Draconian Overlord

Oppressing software entropy

Private Static Factory Method Chord

I have this notion of a “refactoring chord”, which is more than a single refactoring (like rename method), but less than a full-fledged refactoring to a pattern that I’ve been meaning to post about for awhile now.

It’s simple and perhaps obvious, but I think still useful to recognize when stringing together multiple single refactorings in a common way works out particularly well.

One chord that I like is what I’ll call “private static factory method”, which is really just about creating custom/per-use factory methods (vs. factory methods in the class itself).

This is often used for test data, e.g. if you have:

Employee e1 = new Employee();
e1.setName("e1");
e1.setAge(50);
e1.setDescription("great employee");
Employee e2 = new Employee();
e2.setName("e2");
e2.setAge(51);
e2.setDescription("awesome employee");
Employee e3 = new Employee();
e3.setName("e3");
e3.setAge(52);
e3.setDescription("wtf employee");
doSomethingWith(e1, e2, e3);

This sort of code burns my eyes. I can’t keep track of the e1, e2, e3 variables, and often make copy/paste typos of missing a change from e1 to e3.

Just grouping the assignments is a little better:

Employee e1 = new Employee();
e1.setName("e1");
e1.setAge(50);
e1.setDescription("great employee");

Employee e2 = new Employee();
e2.setName("e2");
e2.setAge(51);
e2.setDescription("awesome employee");

Employee e3 = new Employee();
e3.setName("e3");
e3.setAge(52);
e3.setDescription("wtf employee");

doSomethingWith(e1, e2, e3);

As now each variable declaration is very close to it’s use site and you can reason about e1 for awhile, then e2 for awhile, and finally e3.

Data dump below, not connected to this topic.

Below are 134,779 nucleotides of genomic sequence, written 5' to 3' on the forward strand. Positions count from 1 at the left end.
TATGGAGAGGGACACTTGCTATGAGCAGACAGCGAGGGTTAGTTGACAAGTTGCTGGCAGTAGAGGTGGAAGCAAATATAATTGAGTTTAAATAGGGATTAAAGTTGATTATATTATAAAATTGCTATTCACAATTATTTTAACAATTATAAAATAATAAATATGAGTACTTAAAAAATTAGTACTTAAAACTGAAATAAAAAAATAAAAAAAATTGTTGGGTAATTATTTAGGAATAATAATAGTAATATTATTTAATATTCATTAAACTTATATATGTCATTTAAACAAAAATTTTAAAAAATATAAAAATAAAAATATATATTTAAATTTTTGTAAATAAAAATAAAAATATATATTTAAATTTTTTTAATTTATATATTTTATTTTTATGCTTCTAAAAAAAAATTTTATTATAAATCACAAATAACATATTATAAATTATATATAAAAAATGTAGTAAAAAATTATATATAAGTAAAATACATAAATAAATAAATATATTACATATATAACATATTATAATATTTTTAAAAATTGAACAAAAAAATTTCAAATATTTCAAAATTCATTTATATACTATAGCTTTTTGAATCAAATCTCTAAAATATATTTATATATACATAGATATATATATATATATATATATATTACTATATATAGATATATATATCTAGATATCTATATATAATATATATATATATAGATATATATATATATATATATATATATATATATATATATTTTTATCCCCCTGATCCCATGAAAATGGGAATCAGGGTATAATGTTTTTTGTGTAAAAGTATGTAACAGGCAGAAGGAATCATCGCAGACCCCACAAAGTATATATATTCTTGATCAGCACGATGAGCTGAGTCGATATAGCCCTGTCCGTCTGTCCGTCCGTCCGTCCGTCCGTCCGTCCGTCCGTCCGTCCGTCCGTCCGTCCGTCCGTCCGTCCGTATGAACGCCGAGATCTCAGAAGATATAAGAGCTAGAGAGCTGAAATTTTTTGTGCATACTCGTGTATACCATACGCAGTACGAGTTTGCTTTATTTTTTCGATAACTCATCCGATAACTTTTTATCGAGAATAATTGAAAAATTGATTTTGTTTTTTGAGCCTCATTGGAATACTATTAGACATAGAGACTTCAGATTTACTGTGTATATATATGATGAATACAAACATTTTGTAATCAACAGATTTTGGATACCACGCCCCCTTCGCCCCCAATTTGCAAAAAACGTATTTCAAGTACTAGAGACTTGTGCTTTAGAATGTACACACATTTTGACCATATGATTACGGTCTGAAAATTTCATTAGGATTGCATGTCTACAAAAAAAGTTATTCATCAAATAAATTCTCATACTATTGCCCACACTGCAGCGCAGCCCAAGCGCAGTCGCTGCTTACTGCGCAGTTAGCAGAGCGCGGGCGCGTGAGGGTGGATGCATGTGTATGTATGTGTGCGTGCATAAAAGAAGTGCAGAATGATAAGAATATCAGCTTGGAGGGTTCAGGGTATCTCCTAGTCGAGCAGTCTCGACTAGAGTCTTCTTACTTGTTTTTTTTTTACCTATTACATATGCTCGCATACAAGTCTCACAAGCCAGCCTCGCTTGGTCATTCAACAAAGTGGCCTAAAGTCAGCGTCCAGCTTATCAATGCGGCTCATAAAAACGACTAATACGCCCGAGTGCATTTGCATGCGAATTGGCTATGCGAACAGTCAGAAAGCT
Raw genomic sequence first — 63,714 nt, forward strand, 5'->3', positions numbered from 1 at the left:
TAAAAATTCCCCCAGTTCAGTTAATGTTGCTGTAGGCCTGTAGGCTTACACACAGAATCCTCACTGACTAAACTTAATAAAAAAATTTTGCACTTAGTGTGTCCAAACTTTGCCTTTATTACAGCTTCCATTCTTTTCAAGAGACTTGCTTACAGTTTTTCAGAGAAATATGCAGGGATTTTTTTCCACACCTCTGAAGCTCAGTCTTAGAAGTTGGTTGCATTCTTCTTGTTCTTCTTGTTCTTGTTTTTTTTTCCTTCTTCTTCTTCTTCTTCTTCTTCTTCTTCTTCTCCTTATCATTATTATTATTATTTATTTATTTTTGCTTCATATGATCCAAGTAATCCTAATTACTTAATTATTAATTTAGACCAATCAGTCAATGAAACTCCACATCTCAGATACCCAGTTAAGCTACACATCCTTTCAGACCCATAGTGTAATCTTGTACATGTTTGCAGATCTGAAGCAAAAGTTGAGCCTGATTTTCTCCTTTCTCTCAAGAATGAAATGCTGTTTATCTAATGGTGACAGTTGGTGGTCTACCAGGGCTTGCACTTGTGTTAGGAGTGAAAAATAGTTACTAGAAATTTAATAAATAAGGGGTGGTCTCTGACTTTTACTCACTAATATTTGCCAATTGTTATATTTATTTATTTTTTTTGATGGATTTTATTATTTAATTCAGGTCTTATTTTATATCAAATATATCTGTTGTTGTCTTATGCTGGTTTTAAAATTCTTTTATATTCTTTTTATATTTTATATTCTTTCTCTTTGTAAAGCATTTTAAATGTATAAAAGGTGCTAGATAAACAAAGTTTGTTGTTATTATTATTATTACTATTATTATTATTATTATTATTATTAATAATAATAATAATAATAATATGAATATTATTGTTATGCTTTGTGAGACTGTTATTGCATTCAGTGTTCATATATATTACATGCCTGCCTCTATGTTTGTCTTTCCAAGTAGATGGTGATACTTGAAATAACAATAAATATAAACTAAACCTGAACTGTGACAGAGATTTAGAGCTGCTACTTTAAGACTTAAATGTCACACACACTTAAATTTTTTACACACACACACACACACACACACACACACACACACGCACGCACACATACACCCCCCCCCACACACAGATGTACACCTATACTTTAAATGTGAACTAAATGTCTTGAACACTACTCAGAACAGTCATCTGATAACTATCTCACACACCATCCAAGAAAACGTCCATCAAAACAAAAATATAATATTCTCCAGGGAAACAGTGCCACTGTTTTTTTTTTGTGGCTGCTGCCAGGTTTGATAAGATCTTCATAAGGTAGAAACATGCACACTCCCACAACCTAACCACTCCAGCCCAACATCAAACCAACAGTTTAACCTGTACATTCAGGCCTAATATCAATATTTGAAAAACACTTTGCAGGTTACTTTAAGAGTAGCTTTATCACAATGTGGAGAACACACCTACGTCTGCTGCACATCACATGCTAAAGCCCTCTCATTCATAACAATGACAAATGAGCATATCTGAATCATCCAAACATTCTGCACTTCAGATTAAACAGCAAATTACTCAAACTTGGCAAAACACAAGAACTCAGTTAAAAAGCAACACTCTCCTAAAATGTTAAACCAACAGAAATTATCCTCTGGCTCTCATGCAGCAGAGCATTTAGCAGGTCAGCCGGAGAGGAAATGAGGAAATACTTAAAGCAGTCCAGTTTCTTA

However, the multiple setName, setAge, setDescription calls are a good candidate for Extract Method:

Employee e1 = newEmployee("e1", 50, "great employee");
Employee e2 = newEmployee("e2", 51, "awesome employee");
Employee e3 = newEmployee("e3", 52, "wtf employee");
doSomethingWith(e1, e2, e3);

private static Employee newEmployee(String name, int age, String description) {
  Employee e = new Employee();
  e.setName(name);
  e.setAge(age);
  e.setDescription(description);
  return e;
}

Nothing ground breaking, and we’re basically just adding a custom constructor/factory method for our own use. Obviously if you controlled the Employee source and had several clients wanting a newEmployee method, you could move it into the Employee class.

However, I typically find these private factory methods make several use-case specific assumptions, e.g. if you’re in a unit test you assume a certain scenario so that the test is more succinct.

Anyway, to make this a chord instead of just a normal Extract Method, I’ve seen this work really well by following up with an Inline Variable:

doSomethingWith(
  newEmployee("e1", 50, "great employee"),
  newEmployee("e2", 51, "awesome employee"),
  newEmployee("e3", 52, "wtf employee"));

The combination here (Extract Method + Inline Variable) I think results in much more readable code as we went from 13 LOC to accomplish what we really want (calling doSomethingWith) to 4 LOC. ~3x less.

(Yes, the newEmployee method’s LOC still counts against our total LOC, but I’m concerned with the LOC of the current method here, e.g. if this is a testDoSomething method that is also doing other setup/assertions, we’re less likely to get distracted by 4 LOC in the middle of the test method than the original 13 LOC.)

I often find myself using this in unit tests for constructing DTOs, e.g. when faking out DTOs coming in over the wire to the application under test.

So, that’s it, nothing ground breaking, but still useful, I think.